Tuesday, March 25, 2014

H-B Design: Heavyset Male Human Characters

I've collected a lot of images of pencil "roughs," paper and pencil sequences submitted to the ink and paint departments.  These pencil roughs are the sort of thing being sold by the thousands on Ebay... I wish I was a billionaire I'd buy every single one.

Here's what I propose to do: first, I try drawing the character.  Thus, by the time you see it it's already undergone one phase of "translation" in my effort to capture the character.  Then I post my drawing plus some analysis of its elements in our search for commonalities.

Anyway, here's a generic cowboy, one of many heavyset male characters created at HB Studios.  I'm not sure what cartoon this came from, maybe an episode from Quick Draw McGraw:
Your basic, heavyset cowboy.  Or sheriff, by the look of him.
HB wasn't kind to us men-folk.  According to them we've got big guts, round little heads, skinny legs, big feet, we look sorta stupid.... etc.  But we also look pretty dang funny!

Let's start by analyzing the overall proportions:
That is a pretty tall 10 gallon hat!
The character is pretty evenly divided into quarters (not including the hat).  Half the character consists of torso.

Because we draw with shapes let's have a look at the basic shapes to this character:
Really, it's basically 2 ovals.  Easy enough.

Limited animation involved one static cell (an inked and painted acetate or mylar sheet ready for filming) for many frames while superimposing specific action over it.  For instance, the shape of the head might be the same drawing for 10 seconds of film with animated mouth drawings superimposed over it.  That's what gave HB product that blocky look.

One thing HB would do in the interests of limited animation would be to divide or segment the areas receiving superimposed action with something.  For instance, many animal characters wore collars or bow ties.  Their faces were drawn with distinct muzzles... remember the 5:00 shadow to Fred Flintstone and his pal Barney Rubble?  This was so animators could direct their efforts at the specific area needing superimposing... due to the lines of the muzzle and boundaries of the collar there wasn't much chance for overlap.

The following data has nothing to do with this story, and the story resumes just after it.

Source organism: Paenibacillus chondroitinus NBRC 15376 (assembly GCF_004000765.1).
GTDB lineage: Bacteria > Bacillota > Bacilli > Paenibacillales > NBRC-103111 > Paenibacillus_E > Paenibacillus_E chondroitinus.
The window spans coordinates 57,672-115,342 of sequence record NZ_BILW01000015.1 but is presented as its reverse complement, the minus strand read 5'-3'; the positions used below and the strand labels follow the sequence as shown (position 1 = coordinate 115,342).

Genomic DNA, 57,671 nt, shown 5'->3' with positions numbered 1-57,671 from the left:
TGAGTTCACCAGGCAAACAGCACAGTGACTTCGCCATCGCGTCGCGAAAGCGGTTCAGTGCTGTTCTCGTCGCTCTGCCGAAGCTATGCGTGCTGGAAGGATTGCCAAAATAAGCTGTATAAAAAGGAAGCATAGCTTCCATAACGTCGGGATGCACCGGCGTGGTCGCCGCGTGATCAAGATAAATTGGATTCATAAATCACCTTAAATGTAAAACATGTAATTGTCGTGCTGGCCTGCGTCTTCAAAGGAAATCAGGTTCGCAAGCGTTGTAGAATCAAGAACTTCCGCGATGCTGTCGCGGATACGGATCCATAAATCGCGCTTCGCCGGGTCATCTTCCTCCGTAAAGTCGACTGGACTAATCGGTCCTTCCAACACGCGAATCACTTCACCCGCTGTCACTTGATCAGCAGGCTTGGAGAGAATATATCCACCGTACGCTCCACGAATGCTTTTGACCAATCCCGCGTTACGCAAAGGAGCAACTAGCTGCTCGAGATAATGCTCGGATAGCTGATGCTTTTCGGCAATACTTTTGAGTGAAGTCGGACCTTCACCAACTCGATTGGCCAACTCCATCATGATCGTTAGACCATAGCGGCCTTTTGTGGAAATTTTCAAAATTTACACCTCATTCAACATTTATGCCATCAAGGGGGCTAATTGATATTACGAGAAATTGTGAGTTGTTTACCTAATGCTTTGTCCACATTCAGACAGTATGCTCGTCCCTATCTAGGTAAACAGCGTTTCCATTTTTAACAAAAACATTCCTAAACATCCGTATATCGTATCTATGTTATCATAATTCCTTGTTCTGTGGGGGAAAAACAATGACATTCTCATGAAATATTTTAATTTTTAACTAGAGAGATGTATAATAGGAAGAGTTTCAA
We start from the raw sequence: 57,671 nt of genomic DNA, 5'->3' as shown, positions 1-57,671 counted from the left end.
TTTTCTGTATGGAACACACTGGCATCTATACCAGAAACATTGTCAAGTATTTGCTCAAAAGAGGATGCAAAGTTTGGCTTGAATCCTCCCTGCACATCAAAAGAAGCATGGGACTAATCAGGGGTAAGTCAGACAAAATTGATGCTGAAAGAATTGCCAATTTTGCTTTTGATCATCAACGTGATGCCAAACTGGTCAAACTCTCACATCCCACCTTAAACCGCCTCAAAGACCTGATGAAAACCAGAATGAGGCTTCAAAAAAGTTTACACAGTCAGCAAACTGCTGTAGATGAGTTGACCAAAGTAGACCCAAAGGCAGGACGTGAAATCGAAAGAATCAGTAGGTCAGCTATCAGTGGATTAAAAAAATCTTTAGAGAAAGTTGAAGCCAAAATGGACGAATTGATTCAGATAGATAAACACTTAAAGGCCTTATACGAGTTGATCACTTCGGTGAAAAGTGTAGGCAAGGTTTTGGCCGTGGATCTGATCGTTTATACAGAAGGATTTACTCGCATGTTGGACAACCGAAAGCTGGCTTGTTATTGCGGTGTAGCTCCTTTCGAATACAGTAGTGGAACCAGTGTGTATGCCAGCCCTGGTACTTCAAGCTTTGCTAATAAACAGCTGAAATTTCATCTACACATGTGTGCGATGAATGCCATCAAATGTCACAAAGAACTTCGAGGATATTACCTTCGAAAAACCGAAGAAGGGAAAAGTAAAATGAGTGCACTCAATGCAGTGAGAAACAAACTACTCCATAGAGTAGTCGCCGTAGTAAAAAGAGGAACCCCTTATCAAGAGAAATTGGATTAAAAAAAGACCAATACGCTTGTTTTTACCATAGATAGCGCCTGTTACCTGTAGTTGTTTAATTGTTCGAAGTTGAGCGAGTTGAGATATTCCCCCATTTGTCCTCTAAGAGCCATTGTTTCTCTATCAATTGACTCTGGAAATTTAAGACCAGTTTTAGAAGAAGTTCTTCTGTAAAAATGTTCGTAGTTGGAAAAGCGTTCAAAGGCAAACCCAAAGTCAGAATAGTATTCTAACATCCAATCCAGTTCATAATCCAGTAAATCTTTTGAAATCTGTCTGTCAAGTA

In our character, look at the size of the kerchief.  Cuts right across the intersection of the 2 ovals and thus eliminates a lot of potential issues regarding movement of the neck.  In fact, at HB necks on heavyset male human characters were a rarity.  Heads tended to blend into the body.  Think again of Fred and Barney on the Flintstones.  Their heads grew out of their bearskins (or whatever those things were supposed to be) like a couple of mountains.  Sort of like our character here.

The head shape is something you'll see again and again on HB human characters: the head "indents" right at the nose area.  Unfortunately, there isn't an easy formula for getting this indent right... it requires a lot of practice.  Well, it requires me to practice a lot, you'll probably do a lot better.  That indented head, though, is a hallmark of HB male human characters.

Observations thus far:
  • Body divided into quarters: the head is one quarter, the legs and feet comprise a quarter, the torso - including that ample stomach - constitute one half the character.  The hat's a freebie.
  • The basic body shape is an oval... a rather large oval.
  • The head merges with the body... no neck that we can see.  Often the HB technique was to mask the neck with a collar of some sort.
  •  The head is "indented" at the nose.  The jaw and lower face comprise the larger oval, the upper head and eyes the smaller oval.  It's a great look but it requires some practice to get it right.

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